A mineral blueprint for finding Burgess Shale-type fossils

According to a new study, scientists may be able to use a distinct “mineral signature” to detect sites with fossils that preserve evidence of soft tissue.
A photo of an Ottoia fossil.

Ottoia, a burrowing priapulid worm from the Cambrian Burgess Shale in British Columbia (508 million years old) is about 8 cm long. (Photo by Susan Butts)

Scientists have identified a mineral signature for sites that are more likely to contain rare fossils that preserve evidence of soft tissue — essential information to understanding ancient life.

Much of what we know about the earliest life on Earth comes from the organic remains of organisms without hard parts. Yet the vast majority of fossils rely on hard tissue such as shells, teeth, and bones for their preservation. Soft tissue parts, such as eyes and internal organs, tend to decay before they can fossilize. This also is true for organisms made up entirely of soft tissue, such as worms.

A major exception to this is the Burgess Shale in Canada, a 508 million-year-old deposit that contains a trove of fossils, some with shells but the majority without, from the Cambrian explosion of animal diversity on Earth. The Burgess Shale and similar deposits have provided the basis for a wellspring of scientific research.

A fossil of Marrella, a small arthropod.
Marrella, the most common fossil from the Cambrian Burgess Shale in British Columbia (508 million years old) is a small arthropod (i.e., relative of shrimps, horseshoe crabs) less than 2 cm long. (Photo by Susan Butts)

In a new study published in the journal Geology, researchers at Yale, Oxford, and Pomona College suggest that the sedimentary rocks that contain these fossils carry a specific signature — which can be used to find other Burgess Shale-type deposits.

This discovery is important because it will help us to narrow the search for exceptionally preserved fossils in thick sequences of Cambrian and Precambrian rocks, which harbor critical clues to the early evolution of animal life on Earth,” said co-author Derek Briggs, Yale’s G. Evelyn Hutchinson Professor of Geology and Geophysics and curator at the Yale Peabody Museum of Natural History.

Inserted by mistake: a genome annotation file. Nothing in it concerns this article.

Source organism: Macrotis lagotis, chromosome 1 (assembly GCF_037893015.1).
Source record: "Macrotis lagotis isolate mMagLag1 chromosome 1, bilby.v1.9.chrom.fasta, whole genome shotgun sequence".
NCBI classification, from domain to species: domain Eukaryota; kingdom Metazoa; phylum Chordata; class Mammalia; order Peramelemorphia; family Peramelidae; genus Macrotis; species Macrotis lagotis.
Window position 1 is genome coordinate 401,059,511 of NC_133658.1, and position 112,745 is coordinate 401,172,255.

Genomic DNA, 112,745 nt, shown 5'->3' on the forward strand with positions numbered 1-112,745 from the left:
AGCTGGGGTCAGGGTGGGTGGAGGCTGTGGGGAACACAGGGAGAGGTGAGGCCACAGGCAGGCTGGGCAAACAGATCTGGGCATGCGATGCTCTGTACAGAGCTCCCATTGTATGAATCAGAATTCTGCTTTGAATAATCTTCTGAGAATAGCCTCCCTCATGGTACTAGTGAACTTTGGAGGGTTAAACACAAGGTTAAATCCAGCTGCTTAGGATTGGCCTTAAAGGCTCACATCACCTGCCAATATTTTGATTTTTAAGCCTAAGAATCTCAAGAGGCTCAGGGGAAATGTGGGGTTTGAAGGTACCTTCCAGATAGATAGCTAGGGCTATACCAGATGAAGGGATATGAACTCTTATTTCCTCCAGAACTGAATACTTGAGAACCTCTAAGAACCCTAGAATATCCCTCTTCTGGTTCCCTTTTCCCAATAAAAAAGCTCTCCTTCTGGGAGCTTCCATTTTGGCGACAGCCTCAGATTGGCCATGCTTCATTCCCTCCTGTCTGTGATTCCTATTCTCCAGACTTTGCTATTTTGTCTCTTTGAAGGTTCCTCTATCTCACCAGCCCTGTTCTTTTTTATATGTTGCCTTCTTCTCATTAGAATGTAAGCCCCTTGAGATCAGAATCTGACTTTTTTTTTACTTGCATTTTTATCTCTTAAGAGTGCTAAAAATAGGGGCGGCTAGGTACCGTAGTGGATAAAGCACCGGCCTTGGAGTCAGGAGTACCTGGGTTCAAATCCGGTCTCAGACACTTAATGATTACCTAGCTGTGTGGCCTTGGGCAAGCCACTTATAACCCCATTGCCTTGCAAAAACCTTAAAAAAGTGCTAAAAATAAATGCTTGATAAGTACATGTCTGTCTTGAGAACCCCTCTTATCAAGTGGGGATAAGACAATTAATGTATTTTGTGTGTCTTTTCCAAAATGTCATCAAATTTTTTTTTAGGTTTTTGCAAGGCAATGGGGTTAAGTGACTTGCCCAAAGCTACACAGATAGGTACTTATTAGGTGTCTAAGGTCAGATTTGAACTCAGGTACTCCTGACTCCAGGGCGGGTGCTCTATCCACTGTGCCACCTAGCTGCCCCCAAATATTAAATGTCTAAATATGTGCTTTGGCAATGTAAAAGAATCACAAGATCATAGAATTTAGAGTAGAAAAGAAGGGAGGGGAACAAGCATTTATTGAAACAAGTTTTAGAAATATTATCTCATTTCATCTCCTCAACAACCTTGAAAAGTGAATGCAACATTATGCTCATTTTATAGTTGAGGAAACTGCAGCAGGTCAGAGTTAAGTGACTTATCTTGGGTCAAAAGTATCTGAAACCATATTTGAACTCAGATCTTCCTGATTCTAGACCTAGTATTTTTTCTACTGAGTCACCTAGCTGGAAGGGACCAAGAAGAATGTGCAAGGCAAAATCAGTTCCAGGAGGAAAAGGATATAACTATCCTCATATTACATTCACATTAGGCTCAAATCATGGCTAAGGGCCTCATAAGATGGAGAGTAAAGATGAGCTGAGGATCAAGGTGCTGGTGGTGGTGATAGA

The first author of the study is Ross Anderson of Oxford, a former graduate student at Yale. Additional authors are Nicolás Mongiardino-Koch of Yale, Nicholas Tosca of Oxford, and Robert Gaines of Pomona College.

The researchers examined more than 200 Cambrian rock samples using powder X-ray diffraction analysis to determine their mineralogical composition, comparing rocks containing Burgess Shale-type fossils that include preserved soft-tissues with those that only contained their fossilized shells or skeletons.

The findings revealed that Burgess Shale-type deposits are generally found in rocks rich in the mineral berthierine, one of the main clay minerals identified by a previous study as being toxic to decay bacteria. “Berthierine is an interesting mineral because it forms in tropical settings when the sediments contain elevated concentrations of iron,” Anderson said. “This means that Burgess Shale-type fossils are likely confined to rocks that were formed at tropical latitudes and that come from locations or time periods that have enhanced iron.”

A fossil of Waptia, a shrimp-like creature from 508 million years ago.
Waptia, a shrimp-like fossil from the Cambrian Burgess Shale in British Columbia (508 million years old) is about 5.5 cm long. (Photo by Susan Butts)

The researchers identified a mineral signature that enabled them to predict with 80% accuracy whether a particular Cambrian sedimentary rock is likely to contain Burgess Shale-type fossils.

In addition, the researchers said their findings may have applications beyond our own planet. Mars probes and other space missions looking for evidence of life on other planets could use the mineral blueprint in the search for types of rocks that might be more conducive to preserving delicate, decay-prone fossils.

The NASA Astrobiology Institute, a NASA Earth and Space Science Fellowship, the National Science Foundation, the Leverhulme Trust, the Yale Institute for Biospheric Studies, and the Yale Peabody Museum of Natural History provided support for the study.


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Jim Shelton: james.shelton@yale.edu, 203-361-8332